galleries. Wednesday , May 16th , 2018 - 21:52:17 PM
If you put the word Storytelling and the word Origami together, you get Storigami. It is fun to use your imagination as you see the shapes emerge and put them into a story. Then when you want to make the model again, the story will help to remind you of what to do next. When the story is very helpful in remembering the fold, I call it a Teaching Tale.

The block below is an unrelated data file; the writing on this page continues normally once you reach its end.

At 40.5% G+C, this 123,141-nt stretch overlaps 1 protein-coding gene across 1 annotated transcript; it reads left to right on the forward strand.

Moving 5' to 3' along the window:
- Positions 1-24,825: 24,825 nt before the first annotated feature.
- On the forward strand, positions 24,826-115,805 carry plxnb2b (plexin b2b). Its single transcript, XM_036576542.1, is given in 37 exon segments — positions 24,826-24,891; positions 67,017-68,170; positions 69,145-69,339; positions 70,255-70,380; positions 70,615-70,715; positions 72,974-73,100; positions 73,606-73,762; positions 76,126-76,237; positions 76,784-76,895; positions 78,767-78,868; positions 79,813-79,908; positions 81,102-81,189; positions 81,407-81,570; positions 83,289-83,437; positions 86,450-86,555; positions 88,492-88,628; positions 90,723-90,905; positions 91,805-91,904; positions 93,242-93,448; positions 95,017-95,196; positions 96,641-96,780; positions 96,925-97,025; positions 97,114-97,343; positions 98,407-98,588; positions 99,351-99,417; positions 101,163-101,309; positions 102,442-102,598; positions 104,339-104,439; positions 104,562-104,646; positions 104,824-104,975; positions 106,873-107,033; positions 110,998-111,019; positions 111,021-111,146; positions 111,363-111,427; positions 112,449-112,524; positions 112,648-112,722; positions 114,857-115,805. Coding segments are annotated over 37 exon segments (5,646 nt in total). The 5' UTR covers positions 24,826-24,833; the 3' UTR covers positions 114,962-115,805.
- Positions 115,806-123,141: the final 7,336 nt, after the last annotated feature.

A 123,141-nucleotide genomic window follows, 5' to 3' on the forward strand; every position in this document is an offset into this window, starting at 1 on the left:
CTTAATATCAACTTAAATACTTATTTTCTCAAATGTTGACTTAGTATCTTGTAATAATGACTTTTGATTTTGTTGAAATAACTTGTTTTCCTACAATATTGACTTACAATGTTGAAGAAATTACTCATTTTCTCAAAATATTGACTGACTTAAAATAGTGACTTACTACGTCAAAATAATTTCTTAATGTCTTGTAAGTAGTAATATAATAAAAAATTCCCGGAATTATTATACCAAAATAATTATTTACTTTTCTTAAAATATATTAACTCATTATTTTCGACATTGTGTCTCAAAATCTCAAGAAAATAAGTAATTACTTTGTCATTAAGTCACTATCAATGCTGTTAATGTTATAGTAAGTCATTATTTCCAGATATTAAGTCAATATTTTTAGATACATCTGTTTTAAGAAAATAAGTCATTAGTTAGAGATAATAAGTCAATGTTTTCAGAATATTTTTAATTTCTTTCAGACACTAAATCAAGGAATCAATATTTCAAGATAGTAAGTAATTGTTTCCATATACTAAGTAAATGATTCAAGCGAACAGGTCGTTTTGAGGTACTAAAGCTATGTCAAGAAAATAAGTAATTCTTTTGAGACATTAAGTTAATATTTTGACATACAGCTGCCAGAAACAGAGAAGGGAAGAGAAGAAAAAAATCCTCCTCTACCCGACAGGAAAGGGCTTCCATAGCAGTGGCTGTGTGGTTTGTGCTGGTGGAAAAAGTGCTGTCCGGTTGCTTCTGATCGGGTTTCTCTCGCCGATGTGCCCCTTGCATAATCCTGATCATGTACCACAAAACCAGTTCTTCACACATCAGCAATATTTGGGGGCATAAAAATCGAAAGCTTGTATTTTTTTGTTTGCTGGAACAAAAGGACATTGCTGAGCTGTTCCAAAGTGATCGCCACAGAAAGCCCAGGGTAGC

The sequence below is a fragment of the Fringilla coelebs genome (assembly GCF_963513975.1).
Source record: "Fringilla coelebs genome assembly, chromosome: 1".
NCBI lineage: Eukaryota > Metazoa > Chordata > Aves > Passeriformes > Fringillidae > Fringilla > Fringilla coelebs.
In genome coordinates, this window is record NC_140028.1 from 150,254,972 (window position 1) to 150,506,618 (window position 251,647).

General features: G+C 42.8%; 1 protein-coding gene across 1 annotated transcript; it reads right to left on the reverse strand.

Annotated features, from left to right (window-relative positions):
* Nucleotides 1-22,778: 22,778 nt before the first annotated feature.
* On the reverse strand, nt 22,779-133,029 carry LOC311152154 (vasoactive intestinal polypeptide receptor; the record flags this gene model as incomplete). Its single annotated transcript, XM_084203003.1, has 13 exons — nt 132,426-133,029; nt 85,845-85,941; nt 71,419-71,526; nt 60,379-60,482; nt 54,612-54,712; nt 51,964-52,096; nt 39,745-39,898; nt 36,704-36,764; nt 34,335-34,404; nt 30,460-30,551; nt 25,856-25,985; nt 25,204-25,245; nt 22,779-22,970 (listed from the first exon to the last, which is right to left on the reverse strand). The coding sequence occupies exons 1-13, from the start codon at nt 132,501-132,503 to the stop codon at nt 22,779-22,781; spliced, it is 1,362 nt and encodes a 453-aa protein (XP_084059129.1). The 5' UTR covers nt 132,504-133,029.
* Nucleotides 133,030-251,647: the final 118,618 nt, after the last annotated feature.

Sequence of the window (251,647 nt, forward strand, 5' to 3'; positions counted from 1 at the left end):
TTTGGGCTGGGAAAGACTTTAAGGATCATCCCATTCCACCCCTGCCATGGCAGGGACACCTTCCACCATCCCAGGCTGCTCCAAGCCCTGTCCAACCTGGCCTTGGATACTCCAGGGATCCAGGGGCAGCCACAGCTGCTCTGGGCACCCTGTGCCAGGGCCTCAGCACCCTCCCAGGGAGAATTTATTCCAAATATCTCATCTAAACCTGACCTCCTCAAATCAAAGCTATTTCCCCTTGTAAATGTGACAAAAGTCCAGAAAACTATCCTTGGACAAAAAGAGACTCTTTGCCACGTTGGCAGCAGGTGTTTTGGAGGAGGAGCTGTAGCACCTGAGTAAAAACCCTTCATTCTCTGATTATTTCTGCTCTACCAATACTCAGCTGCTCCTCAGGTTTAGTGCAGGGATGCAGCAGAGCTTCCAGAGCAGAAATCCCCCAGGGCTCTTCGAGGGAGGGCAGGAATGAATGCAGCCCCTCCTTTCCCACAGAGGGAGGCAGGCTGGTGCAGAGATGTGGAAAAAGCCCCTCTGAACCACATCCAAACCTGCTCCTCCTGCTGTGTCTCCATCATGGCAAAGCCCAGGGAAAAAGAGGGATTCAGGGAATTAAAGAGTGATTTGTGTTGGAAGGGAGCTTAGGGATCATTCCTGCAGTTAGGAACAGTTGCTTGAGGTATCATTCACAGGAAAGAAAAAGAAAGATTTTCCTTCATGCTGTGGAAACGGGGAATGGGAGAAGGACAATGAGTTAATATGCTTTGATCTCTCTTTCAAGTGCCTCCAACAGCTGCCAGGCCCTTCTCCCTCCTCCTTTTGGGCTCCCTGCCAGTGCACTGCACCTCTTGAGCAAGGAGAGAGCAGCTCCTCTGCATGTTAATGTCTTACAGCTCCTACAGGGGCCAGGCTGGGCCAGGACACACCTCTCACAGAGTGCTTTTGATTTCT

It is very common for Japanese children to learn origami at kindergarten age, starting with simple figures, and moving on to the more complex as they improve their skills. A person who is skilled at origami can make a crane in just a few short minutes, and a kabuto (helmet) in as little as 30 seconds.
If you don‘t have any origami paper, you can get some here and print it out. There are two types: practice origami sheets, with fold marks to help you make the figures, and origami for your final projects.
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